After Sevanavank, we had a quick stop at Hayravank Monastery, where Becky witnessed a chicken slaying. The family then slathered chicken blood on their forehead in the shape of a cross and because she was the witness, Becky got a chicken blood cross smeared on her forehead as well! This monastery had magnificent khachkars overlooking Lake Sevan.

Our last stop of the day was a last minute add of Noratus (Noraduz). Gagik asked for an extra 5,000 Dram to include this sight since we hadn’t negotiated it beforehand and we agreed. The site was not to be missed with its magnificent tombstones and khachkars. It blew all the other khachkars away! An old lady was selling hand knit socks, gloves and hats and Becky felt bad for her since there were literally no other tourists on site. So she bought a hat and to her surprise, the old lady blessed Becky over and over again…2000 Dram will definitely go a long way for her!

Gagik had been kind enough to invite us to stay at his apartment in Abovyan. His wife made a nice dinner of trout, roasted chicken, salad, and a huge range of desserts…yum! We got to play with his well behaved children (Sona and Daniel) and taught them how to count from 1 to 20. The family all slept in the master bedroom and let us sleep on the foldaway couch while Lars crashed on the couch. Our Armenian homestay was a nice surprise and all of us enjoyed the experience. (Today’s drive rate: 40,000)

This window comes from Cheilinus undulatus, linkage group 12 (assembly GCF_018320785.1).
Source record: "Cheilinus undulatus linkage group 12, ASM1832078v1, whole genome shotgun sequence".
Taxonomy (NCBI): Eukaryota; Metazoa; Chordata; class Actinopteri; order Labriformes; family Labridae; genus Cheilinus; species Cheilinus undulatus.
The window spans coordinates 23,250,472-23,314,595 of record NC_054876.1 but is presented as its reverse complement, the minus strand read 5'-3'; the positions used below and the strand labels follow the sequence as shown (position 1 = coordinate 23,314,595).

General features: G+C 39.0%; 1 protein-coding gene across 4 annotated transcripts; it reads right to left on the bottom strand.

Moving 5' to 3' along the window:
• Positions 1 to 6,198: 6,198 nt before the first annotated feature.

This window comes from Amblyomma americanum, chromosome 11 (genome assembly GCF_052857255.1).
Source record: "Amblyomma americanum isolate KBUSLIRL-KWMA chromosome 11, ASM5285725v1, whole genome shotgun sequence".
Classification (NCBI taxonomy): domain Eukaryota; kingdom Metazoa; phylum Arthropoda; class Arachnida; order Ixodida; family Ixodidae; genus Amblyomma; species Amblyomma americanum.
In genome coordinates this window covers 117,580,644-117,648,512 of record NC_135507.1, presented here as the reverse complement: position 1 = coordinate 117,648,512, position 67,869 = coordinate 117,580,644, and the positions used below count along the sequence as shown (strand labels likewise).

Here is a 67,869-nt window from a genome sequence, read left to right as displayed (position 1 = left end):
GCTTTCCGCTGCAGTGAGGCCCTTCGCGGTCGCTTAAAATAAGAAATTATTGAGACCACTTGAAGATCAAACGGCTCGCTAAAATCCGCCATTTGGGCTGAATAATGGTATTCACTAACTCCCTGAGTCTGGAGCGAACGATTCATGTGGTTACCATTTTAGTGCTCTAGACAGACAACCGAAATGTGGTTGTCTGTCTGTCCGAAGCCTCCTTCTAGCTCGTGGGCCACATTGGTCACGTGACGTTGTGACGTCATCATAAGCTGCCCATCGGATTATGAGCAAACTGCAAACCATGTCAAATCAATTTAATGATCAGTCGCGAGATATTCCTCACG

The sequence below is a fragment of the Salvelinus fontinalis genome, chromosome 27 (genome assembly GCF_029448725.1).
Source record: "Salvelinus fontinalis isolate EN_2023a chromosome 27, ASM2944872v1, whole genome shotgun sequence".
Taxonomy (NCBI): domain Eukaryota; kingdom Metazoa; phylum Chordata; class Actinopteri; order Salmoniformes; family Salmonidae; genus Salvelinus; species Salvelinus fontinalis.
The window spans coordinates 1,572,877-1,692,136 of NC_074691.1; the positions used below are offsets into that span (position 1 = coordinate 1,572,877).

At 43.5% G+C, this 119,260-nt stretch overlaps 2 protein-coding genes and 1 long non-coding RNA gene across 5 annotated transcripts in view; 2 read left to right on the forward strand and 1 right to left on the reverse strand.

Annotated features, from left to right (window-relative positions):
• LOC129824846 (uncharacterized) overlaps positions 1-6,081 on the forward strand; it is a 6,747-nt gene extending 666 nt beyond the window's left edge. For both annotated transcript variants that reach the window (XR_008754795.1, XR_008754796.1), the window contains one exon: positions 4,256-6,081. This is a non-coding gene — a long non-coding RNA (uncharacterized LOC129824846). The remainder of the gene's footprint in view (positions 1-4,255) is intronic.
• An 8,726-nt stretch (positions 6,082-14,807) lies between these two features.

14 April – Woke up and played with Daniel who was super excited to have company to play with. Gagik’s wife prepared breakfast and we were able to sit down and eat together before the kids had to head off to school and Gagik’s wife had to go to work (nurse). We were ready to go by 9 am, and our first stop of the day was the impressive Khor Virap Monastery. Due to its close proximity to Yerevan, Khor Virap gets crowded with tourists. The background story of this unique monastery is that King Trdat III imprisoned St Gregory the Illuminator for 12 years in a well here. However, the King became afflicted with a strange disease where he sprouted a pig’s nose and ears. All remedies throughout the kingdom failed, so at long last, the King hailed St Gregory from his prison to see if he could assist. Lo and behold, St Greg cured the King of the pig disease and as a result, the King immediately converted to Christianity. Needless to say, we climbed down into the well to check out St Greg’s digs for the long 12 years of imprisonment. Also hiked around Khor Virap for some nice views of the monastery. There were loads of tour groups here…Gagik told us that the South is immensely more popular than the North of Armenia and that was especially evident during this stop.